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Dark Plumes

Bisola scrutinized the dark pink plumes of blood in the beige porcelain toilet, unsure of how to feel. She knew that it had officially started. Several days earlier, the midwife at her last prenatal appointment at the eight weeks and five days mark of her pregnancy had told her the news matter-of-factly. "Although there are what seems like two gestational sacs, indicating a twin pregnancy, you should prepare to miscarry because the first sac has not grown much, since you came in at five weeks, and the second sac is collapsing on itself," she said to Bisola, her voice devoid of empathy. The midwife continued to look at the ultrasound image on the screen mounted high on the wall in the exam room, as she probed around with the ultrasound wand. The midwife abruptly pulled out the wand, and sat down opposite Bisola in a blue plastic chair. "Actually, I'm sure the second one is a hematoma and not a sac. I've seen this before. Sorry," she concluded, with a blank stare. In that moment, Bisola went from being the excited, yet apprehensive expected mother of twins, to a woman who was no longer pregnant; merely the object of the sonographer's pity, having an unfortunate miscarriage. The sonographer who had initially joined Bisola and Obinna in laughter at the possibility of twins upon seeing two sacs on the monitor, made an excuse to scurry out of the room. Bisola's short-lived joy had been pummeled in the blink of an eye.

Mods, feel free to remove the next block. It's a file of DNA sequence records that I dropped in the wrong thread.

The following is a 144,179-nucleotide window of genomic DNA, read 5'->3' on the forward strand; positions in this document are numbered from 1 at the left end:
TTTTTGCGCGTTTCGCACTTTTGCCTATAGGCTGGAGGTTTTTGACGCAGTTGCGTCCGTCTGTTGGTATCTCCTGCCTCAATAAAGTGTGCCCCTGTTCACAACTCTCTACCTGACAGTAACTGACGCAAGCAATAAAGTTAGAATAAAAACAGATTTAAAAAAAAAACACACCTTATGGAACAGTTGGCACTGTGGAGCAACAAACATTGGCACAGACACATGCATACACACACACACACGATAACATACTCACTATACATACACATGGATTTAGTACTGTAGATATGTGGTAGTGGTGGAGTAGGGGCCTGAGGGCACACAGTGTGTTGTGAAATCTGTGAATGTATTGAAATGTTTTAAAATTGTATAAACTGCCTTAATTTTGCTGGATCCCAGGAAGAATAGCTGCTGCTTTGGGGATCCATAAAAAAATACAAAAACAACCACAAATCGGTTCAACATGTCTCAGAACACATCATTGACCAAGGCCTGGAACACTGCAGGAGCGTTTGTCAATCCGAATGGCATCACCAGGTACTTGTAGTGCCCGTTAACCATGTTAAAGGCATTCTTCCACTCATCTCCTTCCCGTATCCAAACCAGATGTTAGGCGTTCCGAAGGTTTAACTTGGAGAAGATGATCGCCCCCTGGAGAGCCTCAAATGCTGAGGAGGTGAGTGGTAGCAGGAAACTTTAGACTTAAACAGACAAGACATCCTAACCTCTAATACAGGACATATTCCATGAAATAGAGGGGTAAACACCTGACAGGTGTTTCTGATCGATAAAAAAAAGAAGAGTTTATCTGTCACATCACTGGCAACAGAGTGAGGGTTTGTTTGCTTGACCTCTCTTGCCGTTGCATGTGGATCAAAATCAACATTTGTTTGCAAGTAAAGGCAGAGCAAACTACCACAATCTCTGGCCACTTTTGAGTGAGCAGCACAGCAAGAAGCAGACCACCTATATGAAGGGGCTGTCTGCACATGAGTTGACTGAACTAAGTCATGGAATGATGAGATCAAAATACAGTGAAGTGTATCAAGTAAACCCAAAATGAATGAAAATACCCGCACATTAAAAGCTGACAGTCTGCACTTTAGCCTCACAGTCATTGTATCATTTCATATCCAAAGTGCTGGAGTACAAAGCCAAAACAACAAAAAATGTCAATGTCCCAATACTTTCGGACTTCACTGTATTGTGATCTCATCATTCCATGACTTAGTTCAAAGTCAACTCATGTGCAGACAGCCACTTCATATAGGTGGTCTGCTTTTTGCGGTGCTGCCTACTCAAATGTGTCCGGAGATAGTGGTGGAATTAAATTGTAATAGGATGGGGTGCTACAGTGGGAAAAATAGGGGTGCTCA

Story by:

Aubrey Lloyd

twitter.com/AubreyKLloyd

17 September 2014